In the 2000s, the big idea was muni-Wi-Fi. This service would provide customers in cities and towns across the nation with Wi-Fi services for free or for less money than commercial cellular operators were charging. EarthLink signed up in a big way and built out several systems. The one in Anaheim CA was launched in June of 2006 with much fanfare. The city was behind the effort and EarthLink rolled out phase one of the plan with 70 access points per square mile. At the time of launch, we were hired by EarthLink to test the system for performance and operational issues. It chose our firm because we had written a number of articles saying that muni-Wi-Fi would not succeed, and that there was no economic model for it.

We ran three sets of extensive tests over the course of six months and turned in our report basically stating that the promised coverage was not being achieved, that the system’s coverage, data speeds, and capacity were lacking, and that in general, the system was not delivering. EarthLink, to its credit, added about 30 more access points per square mile during this time but the system was still not performing to even minimum standards. In 2008, EarthLink exited the muni-Wi-Fi business leaving Anaheim, Philadelphia, and other cities with some almost-viable infrastructure. Philadelphia tried to keep its system up and running but could not make it a paying proposition.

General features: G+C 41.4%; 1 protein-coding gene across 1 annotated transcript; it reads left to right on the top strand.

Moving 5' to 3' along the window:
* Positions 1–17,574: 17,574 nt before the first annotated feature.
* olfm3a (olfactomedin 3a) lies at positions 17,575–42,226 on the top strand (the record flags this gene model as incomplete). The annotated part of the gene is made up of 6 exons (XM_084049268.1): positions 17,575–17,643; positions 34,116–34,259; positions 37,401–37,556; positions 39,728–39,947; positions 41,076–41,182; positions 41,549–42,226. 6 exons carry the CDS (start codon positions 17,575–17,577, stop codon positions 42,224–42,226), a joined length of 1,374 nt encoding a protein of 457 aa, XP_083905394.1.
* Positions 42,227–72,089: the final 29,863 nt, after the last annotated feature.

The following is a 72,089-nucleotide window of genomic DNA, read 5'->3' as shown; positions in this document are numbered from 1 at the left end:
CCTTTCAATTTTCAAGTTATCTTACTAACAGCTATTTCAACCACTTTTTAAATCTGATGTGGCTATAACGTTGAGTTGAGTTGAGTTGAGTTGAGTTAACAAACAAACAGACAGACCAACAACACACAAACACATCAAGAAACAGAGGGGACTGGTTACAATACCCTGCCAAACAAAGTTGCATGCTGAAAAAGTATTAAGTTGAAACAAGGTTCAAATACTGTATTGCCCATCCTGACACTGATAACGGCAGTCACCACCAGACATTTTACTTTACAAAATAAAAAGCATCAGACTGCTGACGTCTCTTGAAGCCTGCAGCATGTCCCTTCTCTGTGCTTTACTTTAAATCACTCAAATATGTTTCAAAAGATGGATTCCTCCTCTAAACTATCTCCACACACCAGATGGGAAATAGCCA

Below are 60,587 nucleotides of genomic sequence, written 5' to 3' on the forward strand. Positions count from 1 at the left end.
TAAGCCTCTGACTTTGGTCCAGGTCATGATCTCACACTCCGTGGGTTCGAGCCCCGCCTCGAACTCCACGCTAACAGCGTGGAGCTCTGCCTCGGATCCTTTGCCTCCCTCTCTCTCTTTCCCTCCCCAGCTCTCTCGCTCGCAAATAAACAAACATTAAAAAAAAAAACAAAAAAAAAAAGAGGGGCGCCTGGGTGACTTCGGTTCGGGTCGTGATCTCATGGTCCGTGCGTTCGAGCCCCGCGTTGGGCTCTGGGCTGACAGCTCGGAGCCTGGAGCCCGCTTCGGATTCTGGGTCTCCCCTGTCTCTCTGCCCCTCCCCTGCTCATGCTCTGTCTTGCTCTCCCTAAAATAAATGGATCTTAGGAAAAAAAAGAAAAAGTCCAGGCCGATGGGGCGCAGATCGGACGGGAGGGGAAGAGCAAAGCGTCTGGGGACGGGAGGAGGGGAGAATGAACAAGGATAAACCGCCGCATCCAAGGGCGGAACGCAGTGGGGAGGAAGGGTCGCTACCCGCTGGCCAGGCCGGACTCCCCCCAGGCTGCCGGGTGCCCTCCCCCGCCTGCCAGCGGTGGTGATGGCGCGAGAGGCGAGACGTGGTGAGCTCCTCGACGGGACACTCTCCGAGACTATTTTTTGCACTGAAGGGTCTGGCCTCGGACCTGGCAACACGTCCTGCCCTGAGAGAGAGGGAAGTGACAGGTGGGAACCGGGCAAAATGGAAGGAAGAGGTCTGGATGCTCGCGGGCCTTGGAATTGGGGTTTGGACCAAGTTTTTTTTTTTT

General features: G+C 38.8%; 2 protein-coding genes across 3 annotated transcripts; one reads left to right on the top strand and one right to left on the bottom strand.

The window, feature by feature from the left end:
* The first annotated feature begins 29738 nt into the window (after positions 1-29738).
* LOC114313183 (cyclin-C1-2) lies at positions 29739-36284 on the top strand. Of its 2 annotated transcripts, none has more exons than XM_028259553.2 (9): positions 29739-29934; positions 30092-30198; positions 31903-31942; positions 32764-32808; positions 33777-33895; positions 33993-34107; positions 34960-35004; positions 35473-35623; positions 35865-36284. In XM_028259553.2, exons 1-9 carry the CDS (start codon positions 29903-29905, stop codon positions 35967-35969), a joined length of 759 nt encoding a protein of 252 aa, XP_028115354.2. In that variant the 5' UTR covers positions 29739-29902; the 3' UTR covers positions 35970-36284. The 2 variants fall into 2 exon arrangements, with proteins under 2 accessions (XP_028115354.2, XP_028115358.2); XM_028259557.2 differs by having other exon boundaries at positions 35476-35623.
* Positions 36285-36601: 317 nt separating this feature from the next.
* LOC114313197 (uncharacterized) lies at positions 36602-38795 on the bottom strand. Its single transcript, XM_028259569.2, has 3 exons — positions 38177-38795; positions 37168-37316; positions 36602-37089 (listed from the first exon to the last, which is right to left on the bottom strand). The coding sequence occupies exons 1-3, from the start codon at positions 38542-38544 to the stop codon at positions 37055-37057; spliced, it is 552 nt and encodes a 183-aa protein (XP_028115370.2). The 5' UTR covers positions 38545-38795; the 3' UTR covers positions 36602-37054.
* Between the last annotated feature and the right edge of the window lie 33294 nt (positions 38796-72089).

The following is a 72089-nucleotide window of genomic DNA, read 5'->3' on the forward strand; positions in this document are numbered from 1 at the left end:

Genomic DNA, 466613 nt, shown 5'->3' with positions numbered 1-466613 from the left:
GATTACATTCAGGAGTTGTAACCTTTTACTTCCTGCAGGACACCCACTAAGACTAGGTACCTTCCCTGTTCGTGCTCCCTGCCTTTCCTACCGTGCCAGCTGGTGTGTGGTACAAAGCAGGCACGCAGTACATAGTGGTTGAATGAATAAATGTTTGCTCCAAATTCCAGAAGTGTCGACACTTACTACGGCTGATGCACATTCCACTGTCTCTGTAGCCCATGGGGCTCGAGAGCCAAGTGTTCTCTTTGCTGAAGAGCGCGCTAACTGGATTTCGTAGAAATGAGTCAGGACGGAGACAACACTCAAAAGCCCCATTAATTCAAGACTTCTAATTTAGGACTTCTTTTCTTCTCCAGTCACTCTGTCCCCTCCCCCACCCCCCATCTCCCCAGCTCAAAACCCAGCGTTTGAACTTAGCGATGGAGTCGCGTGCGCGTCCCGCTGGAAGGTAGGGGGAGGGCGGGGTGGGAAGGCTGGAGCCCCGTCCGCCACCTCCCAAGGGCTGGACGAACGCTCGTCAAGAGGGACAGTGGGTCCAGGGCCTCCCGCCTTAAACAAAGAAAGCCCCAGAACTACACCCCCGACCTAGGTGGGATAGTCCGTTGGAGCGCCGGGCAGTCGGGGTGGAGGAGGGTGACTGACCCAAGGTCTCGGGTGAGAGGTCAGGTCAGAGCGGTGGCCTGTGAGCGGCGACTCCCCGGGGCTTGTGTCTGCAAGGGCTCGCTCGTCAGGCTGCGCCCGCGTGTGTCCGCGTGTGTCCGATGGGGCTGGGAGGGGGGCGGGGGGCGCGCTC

There are more examples of failed attempts to provide wireless broadband to areas that do not have any access. There are also some true success stories in rural America from small companies that make use of terrestrial wired infrastructure, TV White Spaces, and even some satellite services, but since all of these are expensive, the user community (those who can afford the monthly fee) remains small as well. The cost of deploying near-ubiquitous wireless Internet access to rural areas even in the United States is rarely worth the investment. In other parts of the world the costs are even higher and the population, as a rule, is not in a position to pay relatively large monthly access fees. Thus the quest to find ways to serve the underserved continues.

Perhaps the Facebook approach might stand a chance. Its model is quite different since it is not trying to go it alone as Google and many of the others have. Instead, Facebook has launched a new connectivity lab ( and is working with many other companies and organizations such as NASA’s Ames Research Center, Jet Propulsion Labs (JPL), and others. Still, none of these government organizations have built anything for consumer consumption; they are supported by government funding and are accustomed to spending millions if not billions of dollars on their projects. It will be interesting to see how this shakes out, but I remain dubious that solar powered drones flying 12 miles above Earth will be able to provide wireless Internet connectivity to the masses on a 24/7/365 basis even outdoors, let alone inside buildings.